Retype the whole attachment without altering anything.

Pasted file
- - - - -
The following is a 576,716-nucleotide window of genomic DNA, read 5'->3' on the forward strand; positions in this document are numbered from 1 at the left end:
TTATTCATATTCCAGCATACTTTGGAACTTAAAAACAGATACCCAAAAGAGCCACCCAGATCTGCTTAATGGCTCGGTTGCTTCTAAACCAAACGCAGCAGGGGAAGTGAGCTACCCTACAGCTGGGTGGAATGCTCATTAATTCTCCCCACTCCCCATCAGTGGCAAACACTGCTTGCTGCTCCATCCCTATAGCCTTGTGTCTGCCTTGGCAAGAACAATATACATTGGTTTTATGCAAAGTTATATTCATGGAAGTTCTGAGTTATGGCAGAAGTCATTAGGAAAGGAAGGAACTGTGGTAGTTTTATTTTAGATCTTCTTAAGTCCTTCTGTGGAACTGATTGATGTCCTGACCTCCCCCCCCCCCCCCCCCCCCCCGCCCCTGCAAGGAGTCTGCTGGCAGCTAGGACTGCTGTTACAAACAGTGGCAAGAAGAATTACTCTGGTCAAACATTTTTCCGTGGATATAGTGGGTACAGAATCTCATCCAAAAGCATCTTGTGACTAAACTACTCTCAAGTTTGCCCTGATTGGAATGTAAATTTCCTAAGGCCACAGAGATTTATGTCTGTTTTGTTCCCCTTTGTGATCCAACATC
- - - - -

The following is a 576,716-nucleotide window of genomic DNA, read 5'->3' on the forward strand; positions in this document are numbered from 1 at the left end:
TTATTCATATTCCAGCATACTTTGGAACTTAAAAACAGATACCCAAAAGAGCCACCCAGATCTGCTTAATGGCTCGGTTGCTTCTAAACCAAACGCAGCAGGGGAAGTGAGCTACCCTACAGCTGGGTGGAATGCTCATTAATTCTCCCCACTCCCCATCAGTGGCAAACACTGCTTGCTGCTCCATCCCTATAGCCTTGTGTCTGCCTTGGCAAGAACAATATACATTGGTTTTATGCAAAGTTATATTCATGGAAGTTCTGAGTTATGGCAGAAGTCATTAGGAAAGGAAGGAACTGTGGTAGTTTTATTTTAGATCTTCTTAAGTCCTTCTGTGGAACTGATTGATGTCCTGACCTCCCCCCCCCCCCCCCCCCCCCCGCCCCTGCAAGGAGTCTGCTGGCAGCTAGGACTGCTGTTACAAACAGTGGCAAGAAGAATTACTCTGGTCAAACATTTTTCCGTGGATATAGTGGGTACAGAATCTCATCCAAAAGCATCTTGTGACTAAACTACTCTCAAGTTTGCCCTGATTGGAATGTAAATTTCCTAAGGCCACAGAGATTTATGTCTGTTTTGTTCCCCTTTGTGATCCAACATC